After several months of minimal sunshine, cold days, and dry skin, it’s no wonder so many people can’t wait to bathe their bodies in the sunlight once summer comes around. Of course, spending too much time in the sun can lead to burning and even skin cancer. But what’s wrong with getting a nice, healthy tan? For starters, there is no such thing as a “healthy” tan. The bottom line is that tanned skin indicates damaged skin. That said, not everyone who gets a tan will end up with serious damage or skin cancer. And if you truly can’t resist getting a summer glow, there are different ways to go about it, some of which are safer than others.
Simply put, the faster you can get your summer tan, and the more precautions you take, the better. You will still be putting your health at risk, but to a lesser degree than you would otherwise. Let’s go over these self-tanning tips that minimize the risk of sun damage while still delivering a beautiful glow.
Understanding how and why tanning occurs can help you navigate this actively more safely. Essentially, when the ultraviolet radiation from the sun’s rays reach your skin, the cells known as melanocytes begin to produce melanin (which darkens skin pigmentation) in order to absorb the energy and protect your skin cells from harm. This reaction takes time, of course, and the body has a daily cut-off point (between 2-3 hours of sun exposure) after which no more melanin will be produced. After this point, the skin will not get any darker and it will also cease to protect itself from UV damage -- this is typically when people get sunburned. Knowing this, there is no reason to stay out in the sun beyond 2-3 hours at a time (you won’t get any more tan), and doing so is in fact dangerous.
If you want to obtain an even tan in the shortest span of time, it helps to prepare your skin ahead of time, namely by exfoliating it, cleaning it, and moisturizing it. Taking good care of your skin before, during, and after tanning will help your skin maintain its glow for a long time.
Some people think that sunscreen stands in the way of a good tan -- this is far from true, and failing to wear enough sunscreen when tanning can be devastating for your skin’s health. The key is using an SPF 30 sunscreen, as this will protect your skin from sun damage while still allowing your skin to produce some color. Using a weaker sunscreen puts your skin at greater risk for harm, and using one with an SPF higher than 30 will reflect more of the sun’s rays and cause you to tan more slowly. So, if you want a glow this summer, SPF 30 is the sweet spot for sunscreen.
Acquiring an even tan requires strategic positioning on your part. If you move too frequently or stay still for too long, the sun’s rays will hit certain parts of your body more or less than others. Additionally, letting the sun target one side of your body for too long is a surefire way to get sun damaged skin. So, switch up your position every 30 minutes or so to ensure full, even coverage, and avoid burning.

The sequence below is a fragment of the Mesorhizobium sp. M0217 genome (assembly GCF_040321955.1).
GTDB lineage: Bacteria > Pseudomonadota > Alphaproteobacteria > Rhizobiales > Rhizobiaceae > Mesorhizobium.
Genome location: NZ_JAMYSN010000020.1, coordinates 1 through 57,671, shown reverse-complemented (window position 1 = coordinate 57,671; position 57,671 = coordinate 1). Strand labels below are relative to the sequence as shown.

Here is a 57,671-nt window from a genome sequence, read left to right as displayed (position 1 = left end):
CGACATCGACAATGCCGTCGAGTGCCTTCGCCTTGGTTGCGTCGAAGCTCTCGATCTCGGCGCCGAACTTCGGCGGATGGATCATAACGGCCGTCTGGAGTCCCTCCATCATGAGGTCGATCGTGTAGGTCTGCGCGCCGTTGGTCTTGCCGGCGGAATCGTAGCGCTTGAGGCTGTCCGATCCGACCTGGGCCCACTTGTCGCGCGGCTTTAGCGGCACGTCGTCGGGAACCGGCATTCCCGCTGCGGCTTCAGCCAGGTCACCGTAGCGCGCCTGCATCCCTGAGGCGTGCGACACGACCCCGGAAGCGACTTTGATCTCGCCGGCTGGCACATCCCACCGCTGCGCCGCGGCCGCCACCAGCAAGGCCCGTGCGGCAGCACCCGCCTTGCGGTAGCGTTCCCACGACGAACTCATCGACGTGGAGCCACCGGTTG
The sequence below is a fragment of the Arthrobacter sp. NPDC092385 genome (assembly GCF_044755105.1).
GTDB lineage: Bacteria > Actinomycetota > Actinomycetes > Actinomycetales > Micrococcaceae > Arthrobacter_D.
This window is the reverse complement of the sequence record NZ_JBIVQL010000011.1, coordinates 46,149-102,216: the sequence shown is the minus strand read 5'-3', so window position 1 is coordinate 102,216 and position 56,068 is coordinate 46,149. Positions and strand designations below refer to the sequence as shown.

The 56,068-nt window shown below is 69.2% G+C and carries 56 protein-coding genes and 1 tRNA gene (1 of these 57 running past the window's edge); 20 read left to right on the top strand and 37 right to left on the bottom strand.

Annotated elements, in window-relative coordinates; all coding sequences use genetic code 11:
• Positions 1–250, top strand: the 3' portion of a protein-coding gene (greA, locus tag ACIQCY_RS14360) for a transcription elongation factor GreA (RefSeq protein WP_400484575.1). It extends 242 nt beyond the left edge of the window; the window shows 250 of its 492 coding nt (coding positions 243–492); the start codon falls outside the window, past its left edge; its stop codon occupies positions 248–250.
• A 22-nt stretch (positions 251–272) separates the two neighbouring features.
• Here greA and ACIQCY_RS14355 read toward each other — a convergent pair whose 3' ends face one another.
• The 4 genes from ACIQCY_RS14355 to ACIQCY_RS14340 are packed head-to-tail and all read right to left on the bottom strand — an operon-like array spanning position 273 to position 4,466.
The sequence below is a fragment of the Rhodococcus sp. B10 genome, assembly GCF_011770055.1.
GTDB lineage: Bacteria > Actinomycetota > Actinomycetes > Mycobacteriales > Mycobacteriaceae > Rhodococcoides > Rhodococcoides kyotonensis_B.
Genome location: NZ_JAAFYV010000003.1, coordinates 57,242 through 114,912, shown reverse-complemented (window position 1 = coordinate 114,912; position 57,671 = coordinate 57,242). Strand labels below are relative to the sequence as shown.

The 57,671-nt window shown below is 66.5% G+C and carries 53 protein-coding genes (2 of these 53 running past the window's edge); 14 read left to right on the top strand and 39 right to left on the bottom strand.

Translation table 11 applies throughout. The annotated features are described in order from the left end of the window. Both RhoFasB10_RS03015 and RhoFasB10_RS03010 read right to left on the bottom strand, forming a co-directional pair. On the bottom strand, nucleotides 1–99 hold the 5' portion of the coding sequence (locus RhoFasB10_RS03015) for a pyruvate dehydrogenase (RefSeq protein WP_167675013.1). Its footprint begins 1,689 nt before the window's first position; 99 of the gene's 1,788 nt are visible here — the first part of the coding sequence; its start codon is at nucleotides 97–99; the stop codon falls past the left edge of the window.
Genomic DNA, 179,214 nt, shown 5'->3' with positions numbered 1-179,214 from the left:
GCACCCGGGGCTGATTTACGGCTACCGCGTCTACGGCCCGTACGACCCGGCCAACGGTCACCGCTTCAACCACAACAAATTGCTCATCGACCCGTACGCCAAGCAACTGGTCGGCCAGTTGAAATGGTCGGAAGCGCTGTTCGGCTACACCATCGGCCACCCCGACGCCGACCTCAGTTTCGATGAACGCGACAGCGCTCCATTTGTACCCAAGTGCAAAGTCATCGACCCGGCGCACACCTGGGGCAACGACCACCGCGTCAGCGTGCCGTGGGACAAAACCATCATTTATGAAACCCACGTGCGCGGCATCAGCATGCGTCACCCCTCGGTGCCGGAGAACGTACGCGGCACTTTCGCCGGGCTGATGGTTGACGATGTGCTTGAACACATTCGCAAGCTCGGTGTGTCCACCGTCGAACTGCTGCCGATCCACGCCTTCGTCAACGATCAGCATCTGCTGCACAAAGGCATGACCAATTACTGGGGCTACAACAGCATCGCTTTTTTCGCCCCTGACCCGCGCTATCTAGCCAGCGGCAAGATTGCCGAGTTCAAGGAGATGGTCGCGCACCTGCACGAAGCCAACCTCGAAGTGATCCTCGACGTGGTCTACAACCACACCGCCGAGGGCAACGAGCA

The sun is strongest in the middle of the day (between noon and 4 P.M.) when it’s highest in the sky. So, if you want to get tan in a short span of time, you might consider going out during these peak hours. However, tanning during this window also puts your skin at the greatest risk of harm. As such, those with sensitive skin might be better off tanning earlier or later in the day to mitigate this risk. It’s ultimately your call, but the more you know your skin, the better.
As it turns out, what you put inside your body can also protect your skin from the sun’s negative effects. Foods rich in lycopene, such as watermelon and tomatoes, can protect your skin from UV damage. Fortunately, foods such as these are summer staples anyway, so feel free to chow down on these delights if you don’t normally do so.
Lastly, if you’re serious about skin cancer prevention and avoiding sun damage more broadly, you can tan your skin without the sun’s help. Self-tanning lotions, sprays, and creams are generally safe when used as directed and can produce similar results to a tan received from UV light. They work by reacting with and darkening the skin’s outermost layer of dead cells. Self-tans typically don’t last as long as suntans, and results can vary from one person to the next. Still, finding the right self-tanning product and regimen for your skin can help you achieve a healthy-looking glow without putting your skin and health at risk.
There’s no safe or healthy way to tan in the sun, which is why, if you’re going to tan this summer, it’s important to be smart, aware, and take every possible precaution. Here at Premier Dermatology Partners, we’re happy to give our patients more detailed information about proper sun safety, tanning tips and warnings, how to identify early signs of skin cancer, and more.
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